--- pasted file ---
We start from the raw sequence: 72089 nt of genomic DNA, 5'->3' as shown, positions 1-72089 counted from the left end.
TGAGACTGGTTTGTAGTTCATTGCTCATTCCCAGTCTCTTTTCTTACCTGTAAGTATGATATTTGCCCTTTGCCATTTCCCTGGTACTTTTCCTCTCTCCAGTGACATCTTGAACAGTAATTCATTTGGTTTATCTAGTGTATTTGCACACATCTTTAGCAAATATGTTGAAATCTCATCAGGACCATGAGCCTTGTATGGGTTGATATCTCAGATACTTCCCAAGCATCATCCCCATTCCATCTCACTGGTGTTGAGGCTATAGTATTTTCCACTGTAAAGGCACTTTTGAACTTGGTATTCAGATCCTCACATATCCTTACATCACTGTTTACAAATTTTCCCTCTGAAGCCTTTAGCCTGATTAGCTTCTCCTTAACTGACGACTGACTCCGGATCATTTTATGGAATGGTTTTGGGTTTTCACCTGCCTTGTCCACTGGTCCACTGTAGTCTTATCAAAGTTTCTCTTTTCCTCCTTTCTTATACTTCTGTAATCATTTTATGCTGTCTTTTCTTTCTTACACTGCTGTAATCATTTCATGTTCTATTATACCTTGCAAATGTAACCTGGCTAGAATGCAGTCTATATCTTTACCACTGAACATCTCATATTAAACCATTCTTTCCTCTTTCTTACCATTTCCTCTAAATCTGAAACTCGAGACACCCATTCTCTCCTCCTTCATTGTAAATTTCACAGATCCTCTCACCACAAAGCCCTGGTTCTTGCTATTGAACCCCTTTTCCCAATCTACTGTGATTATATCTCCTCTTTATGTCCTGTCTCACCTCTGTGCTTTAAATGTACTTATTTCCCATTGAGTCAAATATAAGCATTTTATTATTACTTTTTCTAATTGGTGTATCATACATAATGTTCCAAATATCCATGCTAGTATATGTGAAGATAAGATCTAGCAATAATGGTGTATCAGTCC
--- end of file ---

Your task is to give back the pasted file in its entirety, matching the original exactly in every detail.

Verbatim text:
We start from the raw sequence: 72089 nt of genomic DNA, 5'->3' as shown, positions 1-72089 counted from the left end.
TGAGACTGGTTTGTAGTTCATTGCTCATTCCCAGTCTCTTTTCTTACCTGTAAGTATGATATTTGCCCTTTGCCATTTCCCTGGTACTTTTCCTCTCTCCAGTGACATCTTGAACAGTAATTCATTTGGTTTATCTAGTGTATTTGCACACATCTTTAGCAAATATGTTGAAATCTCATCAGGACCATGAGCCTTGTATGGGTTGATATCTCAGATACTTCCCAAGCATCATCCCCATTCCATCTCACTGGTGTTGAGGCTATAGTATTTTCCACTGTAAAGGCACTTTTGAACTTGGTATTCAGATCCTCACATATCCTTACATCACTGTTTACAAATTTTCCCTCTGAAGCCTTTAGCCTGATTAGCTTCTCCTTAACTGACGACTGACTCCGGATCATTTTATGGAATGGTTTTGGGTTTTCACCTGCCTTGTCCACTGGTCCACTGTAGTCTTATCAAAGTTTCTCTTTTCCTCCTTTCTTATACTTCTGTAATCATTTTATGCTGTCTTTTCTTTCTTACACTGCTGTAATCATTTCATGTTCTATTATACCTTGCAAATGTAACCTGGCTAGAATGCAGTCTATATCTTTACCACTGAACATCTCATATTAAACCATTCTTTCCTCTTTCTTACCATTTCCTCTAAATCTGAAACTCGAGACACCCATTCTCTCCTCCTTCATTGTAAATTTCACAGATCCTCTCACCACAAAGCCCTGGTTCTTGCTATTGAACCCCTTTTCCCAATCTACTGTGATTATATCTCCTCTTTATGTCCTGTCTCACCTCTGTGCTTTAAATGTACTTATTTCCCATTGAGTCAAATATAAGCATTTTATTATTACTTTTTCTAATTGGTGTATCATACATAATGTTCCAAATATCCATGCTAGTATATGTGAAGATAAGATCTAGCAATAATGGTGTATCAGTCC